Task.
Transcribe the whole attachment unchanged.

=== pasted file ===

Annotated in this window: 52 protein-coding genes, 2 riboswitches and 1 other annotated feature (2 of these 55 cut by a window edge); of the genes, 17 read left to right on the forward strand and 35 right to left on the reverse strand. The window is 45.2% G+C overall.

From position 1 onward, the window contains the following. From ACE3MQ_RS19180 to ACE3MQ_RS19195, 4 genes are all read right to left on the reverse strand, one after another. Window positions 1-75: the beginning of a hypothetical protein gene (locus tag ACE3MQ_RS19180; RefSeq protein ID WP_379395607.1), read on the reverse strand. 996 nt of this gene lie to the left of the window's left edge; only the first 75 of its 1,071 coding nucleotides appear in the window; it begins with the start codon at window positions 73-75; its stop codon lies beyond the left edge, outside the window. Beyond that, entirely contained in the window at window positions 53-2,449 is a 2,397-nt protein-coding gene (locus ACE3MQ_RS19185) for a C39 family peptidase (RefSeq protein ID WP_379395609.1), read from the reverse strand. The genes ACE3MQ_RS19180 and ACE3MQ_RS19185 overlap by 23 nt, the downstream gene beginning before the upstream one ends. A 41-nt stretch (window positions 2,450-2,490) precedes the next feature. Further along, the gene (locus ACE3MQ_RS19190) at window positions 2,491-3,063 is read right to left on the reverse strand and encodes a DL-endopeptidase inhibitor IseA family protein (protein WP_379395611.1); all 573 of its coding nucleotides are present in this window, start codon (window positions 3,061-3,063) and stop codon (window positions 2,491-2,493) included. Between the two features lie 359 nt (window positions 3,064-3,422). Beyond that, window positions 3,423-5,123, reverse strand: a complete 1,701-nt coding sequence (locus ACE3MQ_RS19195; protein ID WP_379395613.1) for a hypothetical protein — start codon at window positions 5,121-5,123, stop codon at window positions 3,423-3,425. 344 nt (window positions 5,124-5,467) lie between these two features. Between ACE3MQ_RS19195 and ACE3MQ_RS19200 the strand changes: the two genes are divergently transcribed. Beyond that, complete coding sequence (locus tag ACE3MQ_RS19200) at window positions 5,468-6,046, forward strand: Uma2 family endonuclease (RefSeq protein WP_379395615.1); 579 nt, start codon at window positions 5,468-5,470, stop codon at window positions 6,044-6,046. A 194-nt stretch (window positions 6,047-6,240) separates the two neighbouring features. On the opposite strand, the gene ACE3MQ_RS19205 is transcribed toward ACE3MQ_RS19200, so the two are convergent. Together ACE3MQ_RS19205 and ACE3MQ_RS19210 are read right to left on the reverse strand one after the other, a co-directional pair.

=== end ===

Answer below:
Annotated in this window: 52 protein-coding genes, 2 riboswitches and 1 other annotated feature (2 of these 55 cut by a window edge); of the genes, 17 read left to right on the forward strand and 35 right to left on the reverse strand. The window is 45.2% G+C overall.

From position 1 onward, the window contains the following. From ACE3MQ_RS19180 to ACE3MQ_RS19195, 4 genes are all read right to left on the reverse strand, one after another. Window positions 1-75: the beginning of a hypothetical protein gene (locus tag ACE3MQ_RS19180; RefSeq protein ID WP_379395607.1), read on the reverse strand. 996 nt of this gene lie to the left of the window's left edge; only the first 75 of its 1,071 coding nucleotides appear in the window; it begins with the start codon at window positions 73-75; its stop codon lies beyond the left edge, outside the window. Beyond that, entirely contained in the window at window positions 53-2,449 is a 2,397-nt protein-coding gene (locus ACE3MQ_RS19185) for a C39 family peptidase (RefSeq protein ID WP_379395609.1), read from the reverse strand. The genes ACE3MQ_RS19180 and ACE3MQ_RS19185 overlap by 23 nt, the downstream gene beginning before the upstream one ends. A 41-nt stretch (window positions 2,450-2,490) precedes the next feature. Further along, the gene (locus ACE3MQ_RS19190) at window positions 2,491-3,063 is read right to left on the reverse strand and encodes a DL-endopeptidase inhibitor IseA family protein (protein WP_379395611.1); all 573 of its coding nucleotides are present in this window, start codon (window positions 3,061-3,063) and stop codon (window positions 2,491-2,493) included. Between the two features lie 359 nt (window positions 3,064-3,422). Beyond that, window positions 3,423-5,123, reverse strand: a complete 1,701-nt coding sequence (locus ACE3MQ_RS19195; protein ID WP_379395613.1) for a hypothetical protein — start codon at window positions 5,121-5,123, stop codon at window positions 3,423-3,425. 344 nt (window positions 5,124-5,467) lie between these two features. Between ACE3MQ_RS19195 and ACE3MQ_RS19200 the strand changes: the two genes are divergently transcribed. Beyond that, complete coding sequence (locus tag ACE3MQ_RS19200) at window positions 5,468-6,046, forward strand: Uma2 family endonuclease (RefSeq protein WP_379395615.1); 579 nt, start codon at window positions 5,468-5,470, stop codon at window positions 6,044-6,046. A 194-nt stretch (window positions 6,047-6,240) separates the two neighbouring features. On the opposite strand, the gene ACE3MQ_RS19205 is transcribed toward ACE3MQ_RS19200, so the two are convergent. Together ACE3MQ_RS19205 and ACE3MQ_RS19210 are read right to left on the reverse strand one after the other, a co-directional pair.